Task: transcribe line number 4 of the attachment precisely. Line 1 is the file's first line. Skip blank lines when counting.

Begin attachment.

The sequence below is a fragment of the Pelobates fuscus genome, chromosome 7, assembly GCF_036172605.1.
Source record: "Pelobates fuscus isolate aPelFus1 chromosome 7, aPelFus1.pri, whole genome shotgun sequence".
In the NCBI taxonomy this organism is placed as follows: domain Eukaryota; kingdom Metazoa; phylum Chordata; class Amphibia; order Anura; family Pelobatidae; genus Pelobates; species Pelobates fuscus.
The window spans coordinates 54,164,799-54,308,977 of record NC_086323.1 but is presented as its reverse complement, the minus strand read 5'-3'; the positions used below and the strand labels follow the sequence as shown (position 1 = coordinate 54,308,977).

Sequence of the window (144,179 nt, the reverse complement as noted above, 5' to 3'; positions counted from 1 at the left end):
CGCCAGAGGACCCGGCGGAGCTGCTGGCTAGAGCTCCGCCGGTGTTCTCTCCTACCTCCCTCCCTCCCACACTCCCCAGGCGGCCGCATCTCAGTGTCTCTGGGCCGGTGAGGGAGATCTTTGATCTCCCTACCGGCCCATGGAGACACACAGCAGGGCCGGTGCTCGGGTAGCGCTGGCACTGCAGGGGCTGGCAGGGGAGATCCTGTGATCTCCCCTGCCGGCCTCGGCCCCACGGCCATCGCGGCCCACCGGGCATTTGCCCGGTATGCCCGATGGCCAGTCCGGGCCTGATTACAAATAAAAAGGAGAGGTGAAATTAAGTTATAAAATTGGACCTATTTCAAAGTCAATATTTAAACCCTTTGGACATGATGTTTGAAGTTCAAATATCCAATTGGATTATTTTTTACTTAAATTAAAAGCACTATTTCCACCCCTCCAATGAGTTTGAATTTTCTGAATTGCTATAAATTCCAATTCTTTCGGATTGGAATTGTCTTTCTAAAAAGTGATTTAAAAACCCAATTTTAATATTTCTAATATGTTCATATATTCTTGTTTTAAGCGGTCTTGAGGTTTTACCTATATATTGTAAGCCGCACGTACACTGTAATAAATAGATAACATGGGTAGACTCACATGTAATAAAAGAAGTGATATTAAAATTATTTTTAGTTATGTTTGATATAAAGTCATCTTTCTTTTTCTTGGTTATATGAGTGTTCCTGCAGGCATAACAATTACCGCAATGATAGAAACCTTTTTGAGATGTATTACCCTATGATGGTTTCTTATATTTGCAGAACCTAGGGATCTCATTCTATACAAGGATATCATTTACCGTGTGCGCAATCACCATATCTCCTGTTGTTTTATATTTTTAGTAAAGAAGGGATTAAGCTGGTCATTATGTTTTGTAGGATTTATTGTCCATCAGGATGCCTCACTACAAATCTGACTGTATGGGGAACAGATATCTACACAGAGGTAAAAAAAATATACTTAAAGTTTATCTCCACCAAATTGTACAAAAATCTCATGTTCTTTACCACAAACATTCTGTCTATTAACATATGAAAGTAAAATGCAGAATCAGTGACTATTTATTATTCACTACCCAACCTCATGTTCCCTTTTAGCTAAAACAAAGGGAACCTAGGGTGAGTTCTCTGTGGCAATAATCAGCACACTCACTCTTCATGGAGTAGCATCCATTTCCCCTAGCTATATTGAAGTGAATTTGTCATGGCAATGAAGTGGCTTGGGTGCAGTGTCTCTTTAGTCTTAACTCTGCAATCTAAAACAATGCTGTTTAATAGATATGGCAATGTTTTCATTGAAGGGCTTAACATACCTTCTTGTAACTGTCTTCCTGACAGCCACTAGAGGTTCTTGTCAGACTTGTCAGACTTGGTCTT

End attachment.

The window spans coordinates 54,164,799-54,308,977 of record NC_086323.1 but is presented as its reverse complement, the minus strand read 5'-3'; the positions used below and the strand labels follow the sequence as shown (position 1 = coordinate 54,308,977).